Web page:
02955: Towards Precision Medicine for Canine Cardiac Disease: A Genomic and Machine-Learning Approach to Prediction of Risk and Outcomes in Canine Myxomatous Mitral Valve Disease

Grant Status: Open

Grant Amount: $107,922
Lucy Davison, VetMB, PhD; Royal Veterinary College, University of London
October 1, 2021 - September 30, 2024

Sponsor(s): Dachshund Club of America, Inc., Jeffery Pepper

Breed(s): Dachshund, Poodle, Yorkshire Terrier, Cavalier King Charles Spaniel, -All Dogs
Research Program Area: Cardiology
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Myxomatous mitral valve disease (MMVD) is the most common cause of heart disease in adult dogs, affecting millions of dogs worldwide. Small- and medium-sized dogs, especially Cavalier King Charles Spaniels, Dachshunds, Poodles, and Yorkshire Terriers, are predisposed to MMVD, suggesting that the disease has a genetic basis. MMVD typically progresses slowly, over several years, eventually resulting in heart failure in approximately half of affected dogs. Treatment in most cases is directed at reducing the impact and clinical signs of heart failure in an attempt to extend lifespan. There is need for better and more specific MMVD treatments, ideally to prevent the disease progressing to heart failure. Understanding why some dogs develop heart failure with MMVD and others do not, would make it easier to identify dogs who would benefit from closer monitoring or preventative treatment. Using a technology called 'whole genome sequencing' to study approximately 200 dogs, investigators have already identified 500 genetic variants that are more common in dogs or breeds with MMVD and/or heart failure. The research team will now study these variants in a larger number of dogs (240 dogs with MMVD and 240 dogs without MMVD) using archived clinical samples. Investigators plan to process this combined clinical and genetic information with machine learning to determine whether they can predict an individual dog's risk of MMVD and heart failure. By the end of the study, investigators aim to use genetic information to identify dogs who would benefit from closer monitoring and early treatment of MMVD with appropriate medication, before they develop heart failure. Studying genetics will also help to understand more about MMVD itself, assisting with the design of better and more specific treatments to slow the progression of this common disease.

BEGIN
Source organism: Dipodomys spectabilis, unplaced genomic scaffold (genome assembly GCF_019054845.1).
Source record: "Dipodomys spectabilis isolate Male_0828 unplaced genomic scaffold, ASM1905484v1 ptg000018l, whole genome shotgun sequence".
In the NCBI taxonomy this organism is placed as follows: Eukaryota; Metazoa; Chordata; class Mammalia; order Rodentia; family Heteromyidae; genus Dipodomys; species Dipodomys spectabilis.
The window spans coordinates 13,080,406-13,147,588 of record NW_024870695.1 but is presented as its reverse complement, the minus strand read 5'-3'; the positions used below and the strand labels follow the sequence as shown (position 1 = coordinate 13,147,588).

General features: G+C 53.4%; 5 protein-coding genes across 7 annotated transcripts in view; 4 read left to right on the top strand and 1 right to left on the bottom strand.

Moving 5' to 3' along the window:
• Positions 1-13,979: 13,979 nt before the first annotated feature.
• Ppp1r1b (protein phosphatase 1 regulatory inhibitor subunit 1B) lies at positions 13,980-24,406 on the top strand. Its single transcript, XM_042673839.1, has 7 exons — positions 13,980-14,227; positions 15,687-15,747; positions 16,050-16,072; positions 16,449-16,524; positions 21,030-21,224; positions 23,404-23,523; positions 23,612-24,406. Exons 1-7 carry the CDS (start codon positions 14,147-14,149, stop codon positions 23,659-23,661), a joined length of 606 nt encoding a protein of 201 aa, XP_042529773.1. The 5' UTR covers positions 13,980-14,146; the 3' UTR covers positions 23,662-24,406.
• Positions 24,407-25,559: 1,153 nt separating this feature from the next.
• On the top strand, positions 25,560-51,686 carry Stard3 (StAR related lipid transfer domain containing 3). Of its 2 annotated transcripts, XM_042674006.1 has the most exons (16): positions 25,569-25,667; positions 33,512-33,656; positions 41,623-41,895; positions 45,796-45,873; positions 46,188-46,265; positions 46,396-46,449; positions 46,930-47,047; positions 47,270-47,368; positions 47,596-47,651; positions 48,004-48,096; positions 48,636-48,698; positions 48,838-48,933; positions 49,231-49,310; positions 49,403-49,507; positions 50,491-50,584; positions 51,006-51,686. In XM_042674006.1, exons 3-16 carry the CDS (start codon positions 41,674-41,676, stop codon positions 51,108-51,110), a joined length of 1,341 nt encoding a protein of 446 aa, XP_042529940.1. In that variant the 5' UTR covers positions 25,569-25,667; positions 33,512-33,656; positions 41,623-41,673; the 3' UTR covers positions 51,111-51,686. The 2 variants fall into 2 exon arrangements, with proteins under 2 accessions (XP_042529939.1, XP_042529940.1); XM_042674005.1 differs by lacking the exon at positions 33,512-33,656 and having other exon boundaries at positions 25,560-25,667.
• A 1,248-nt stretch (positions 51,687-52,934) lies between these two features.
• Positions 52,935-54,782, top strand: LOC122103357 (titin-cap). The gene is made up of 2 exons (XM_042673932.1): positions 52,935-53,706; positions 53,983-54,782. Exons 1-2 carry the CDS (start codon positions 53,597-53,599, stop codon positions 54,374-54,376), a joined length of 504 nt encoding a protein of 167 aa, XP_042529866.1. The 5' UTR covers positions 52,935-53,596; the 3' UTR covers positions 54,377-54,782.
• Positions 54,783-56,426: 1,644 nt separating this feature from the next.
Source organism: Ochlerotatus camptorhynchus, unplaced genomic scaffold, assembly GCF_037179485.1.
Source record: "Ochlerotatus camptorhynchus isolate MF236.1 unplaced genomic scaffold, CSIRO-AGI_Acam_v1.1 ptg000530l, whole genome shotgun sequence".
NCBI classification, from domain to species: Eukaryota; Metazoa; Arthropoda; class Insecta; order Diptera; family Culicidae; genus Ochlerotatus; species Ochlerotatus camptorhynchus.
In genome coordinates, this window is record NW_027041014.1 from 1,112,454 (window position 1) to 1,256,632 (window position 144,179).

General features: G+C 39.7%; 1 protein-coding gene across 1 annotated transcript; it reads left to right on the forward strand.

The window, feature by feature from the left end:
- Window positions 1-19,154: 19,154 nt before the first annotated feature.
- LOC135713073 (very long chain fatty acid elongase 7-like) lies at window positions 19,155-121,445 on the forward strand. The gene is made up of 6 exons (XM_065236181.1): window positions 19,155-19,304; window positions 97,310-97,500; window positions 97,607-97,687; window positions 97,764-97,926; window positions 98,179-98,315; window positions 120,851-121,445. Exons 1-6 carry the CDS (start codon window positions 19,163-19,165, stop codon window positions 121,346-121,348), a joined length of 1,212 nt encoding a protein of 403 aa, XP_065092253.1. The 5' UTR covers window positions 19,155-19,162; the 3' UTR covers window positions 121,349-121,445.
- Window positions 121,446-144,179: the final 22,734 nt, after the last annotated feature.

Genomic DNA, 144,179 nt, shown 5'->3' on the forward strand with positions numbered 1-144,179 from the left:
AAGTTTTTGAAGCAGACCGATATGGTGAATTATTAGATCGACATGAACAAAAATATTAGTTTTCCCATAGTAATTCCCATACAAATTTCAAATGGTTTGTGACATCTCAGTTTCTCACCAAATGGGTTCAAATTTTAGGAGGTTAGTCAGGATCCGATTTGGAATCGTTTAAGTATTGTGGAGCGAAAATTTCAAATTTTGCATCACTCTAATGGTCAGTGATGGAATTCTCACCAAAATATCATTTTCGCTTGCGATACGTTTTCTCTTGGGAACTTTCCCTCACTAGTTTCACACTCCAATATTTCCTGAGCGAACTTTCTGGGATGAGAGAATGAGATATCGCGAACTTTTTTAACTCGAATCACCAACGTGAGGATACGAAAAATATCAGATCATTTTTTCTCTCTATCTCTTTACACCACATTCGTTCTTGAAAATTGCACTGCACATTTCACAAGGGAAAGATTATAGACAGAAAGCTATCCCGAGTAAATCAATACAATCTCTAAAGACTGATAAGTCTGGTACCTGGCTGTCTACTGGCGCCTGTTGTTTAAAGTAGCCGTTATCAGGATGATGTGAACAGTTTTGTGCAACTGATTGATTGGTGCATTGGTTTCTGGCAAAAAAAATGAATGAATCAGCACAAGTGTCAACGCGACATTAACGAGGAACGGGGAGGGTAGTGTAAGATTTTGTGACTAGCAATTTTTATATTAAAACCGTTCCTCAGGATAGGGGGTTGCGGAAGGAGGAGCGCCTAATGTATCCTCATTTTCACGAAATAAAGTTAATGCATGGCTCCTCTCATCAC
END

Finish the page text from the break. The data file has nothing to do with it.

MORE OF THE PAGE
None at this time.

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